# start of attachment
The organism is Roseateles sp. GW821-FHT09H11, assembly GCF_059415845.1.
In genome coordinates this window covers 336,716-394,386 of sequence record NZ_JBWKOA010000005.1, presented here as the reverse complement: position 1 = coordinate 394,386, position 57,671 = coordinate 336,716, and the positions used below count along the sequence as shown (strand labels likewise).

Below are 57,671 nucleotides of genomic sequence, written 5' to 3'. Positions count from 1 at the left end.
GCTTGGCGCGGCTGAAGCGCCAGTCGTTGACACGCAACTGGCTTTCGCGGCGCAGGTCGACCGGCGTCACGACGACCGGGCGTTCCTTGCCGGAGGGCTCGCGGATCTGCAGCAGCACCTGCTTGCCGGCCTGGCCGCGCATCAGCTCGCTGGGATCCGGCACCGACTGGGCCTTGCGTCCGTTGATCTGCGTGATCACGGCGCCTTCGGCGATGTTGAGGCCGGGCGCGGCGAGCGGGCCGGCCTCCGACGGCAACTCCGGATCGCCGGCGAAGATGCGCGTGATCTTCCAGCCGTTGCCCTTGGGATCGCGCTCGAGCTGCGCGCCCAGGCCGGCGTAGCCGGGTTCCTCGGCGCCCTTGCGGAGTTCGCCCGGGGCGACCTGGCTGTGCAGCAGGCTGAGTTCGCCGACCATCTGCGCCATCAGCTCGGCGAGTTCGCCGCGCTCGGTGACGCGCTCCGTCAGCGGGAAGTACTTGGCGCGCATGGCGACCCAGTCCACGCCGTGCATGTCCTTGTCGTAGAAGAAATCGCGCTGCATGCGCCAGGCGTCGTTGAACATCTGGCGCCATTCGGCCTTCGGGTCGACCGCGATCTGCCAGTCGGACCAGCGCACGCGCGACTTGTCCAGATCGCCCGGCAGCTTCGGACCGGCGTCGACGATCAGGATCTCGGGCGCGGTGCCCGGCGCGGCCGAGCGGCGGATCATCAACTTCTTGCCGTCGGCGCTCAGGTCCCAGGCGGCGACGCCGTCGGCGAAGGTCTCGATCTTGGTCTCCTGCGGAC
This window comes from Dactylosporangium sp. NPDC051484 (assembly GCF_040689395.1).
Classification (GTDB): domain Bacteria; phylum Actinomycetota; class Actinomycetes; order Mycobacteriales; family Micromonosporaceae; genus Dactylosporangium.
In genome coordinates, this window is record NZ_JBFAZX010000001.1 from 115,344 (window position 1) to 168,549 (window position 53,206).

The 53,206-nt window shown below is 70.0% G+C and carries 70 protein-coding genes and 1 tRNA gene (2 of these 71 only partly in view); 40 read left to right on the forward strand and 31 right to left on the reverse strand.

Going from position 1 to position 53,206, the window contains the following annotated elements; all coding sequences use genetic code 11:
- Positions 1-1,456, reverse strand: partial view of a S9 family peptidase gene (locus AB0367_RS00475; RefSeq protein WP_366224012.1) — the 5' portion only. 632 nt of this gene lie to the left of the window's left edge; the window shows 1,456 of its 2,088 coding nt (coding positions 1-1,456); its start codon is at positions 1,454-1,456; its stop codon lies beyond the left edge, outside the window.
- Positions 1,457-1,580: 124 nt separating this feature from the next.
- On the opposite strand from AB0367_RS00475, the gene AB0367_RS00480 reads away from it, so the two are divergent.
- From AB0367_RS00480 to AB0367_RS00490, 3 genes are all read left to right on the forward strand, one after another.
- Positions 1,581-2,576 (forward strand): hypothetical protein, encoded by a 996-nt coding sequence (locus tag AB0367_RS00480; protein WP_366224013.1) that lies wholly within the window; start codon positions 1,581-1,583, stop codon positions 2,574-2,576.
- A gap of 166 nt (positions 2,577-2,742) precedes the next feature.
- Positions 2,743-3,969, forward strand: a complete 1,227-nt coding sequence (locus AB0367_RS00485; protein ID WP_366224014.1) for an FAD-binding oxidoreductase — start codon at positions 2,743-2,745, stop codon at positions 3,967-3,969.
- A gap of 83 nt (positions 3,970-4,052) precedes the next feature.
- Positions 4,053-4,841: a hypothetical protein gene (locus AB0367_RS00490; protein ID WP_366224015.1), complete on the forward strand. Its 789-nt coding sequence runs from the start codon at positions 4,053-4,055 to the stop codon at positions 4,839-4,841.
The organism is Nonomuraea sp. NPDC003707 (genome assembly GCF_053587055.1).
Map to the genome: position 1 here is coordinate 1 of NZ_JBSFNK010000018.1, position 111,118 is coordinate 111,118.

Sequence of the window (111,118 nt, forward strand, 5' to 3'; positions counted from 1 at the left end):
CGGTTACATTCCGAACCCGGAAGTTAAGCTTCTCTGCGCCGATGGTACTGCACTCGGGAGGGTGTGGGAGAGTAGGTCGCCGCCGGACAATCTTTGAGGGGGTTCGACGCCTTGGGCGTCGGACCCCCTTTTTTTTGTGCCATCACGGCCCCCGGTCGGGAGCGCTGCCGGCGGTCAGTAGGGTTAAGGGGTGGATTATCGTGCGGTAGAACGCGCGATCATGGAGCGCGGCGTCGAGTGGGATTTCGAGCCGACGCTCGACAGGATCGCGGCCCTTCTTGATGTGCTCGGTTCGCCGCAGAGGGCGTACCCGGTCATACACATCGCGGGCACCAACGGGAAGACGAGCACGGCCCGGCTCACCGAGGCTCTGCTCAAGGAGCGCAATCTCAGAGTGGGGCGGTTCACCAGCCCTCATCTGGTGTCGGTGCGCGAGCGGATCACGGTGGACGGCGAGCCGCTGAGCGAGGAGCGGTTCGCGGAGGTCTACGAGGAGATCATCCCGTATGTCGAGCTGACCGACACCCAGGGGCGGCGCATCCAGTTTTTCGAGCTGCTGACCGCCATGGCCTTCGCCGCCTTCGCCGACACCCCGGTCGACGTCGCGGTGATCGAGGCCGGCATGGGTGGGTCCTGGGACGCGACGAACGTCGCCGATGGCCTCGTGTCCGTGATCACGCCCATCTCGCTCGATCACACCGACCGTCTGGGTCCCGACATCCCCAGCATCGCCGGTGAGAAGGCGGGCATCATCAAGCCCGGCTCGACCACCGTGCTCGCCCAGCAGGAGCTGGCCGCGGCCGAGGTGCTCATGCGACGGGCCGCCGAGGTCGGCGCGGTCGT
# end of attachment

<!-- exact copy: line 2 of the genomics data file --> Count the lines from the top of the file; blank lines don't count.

In genome coordinates this window covers 336,716-394,386 of sequence record NZ_JBWKOA010000005.1, presented here as the reverse complement: position 1 = coordinate 394,386, position 57,671 = coordinate 336,716, and the positions used below count along the sequence as shown (strand labels likewise).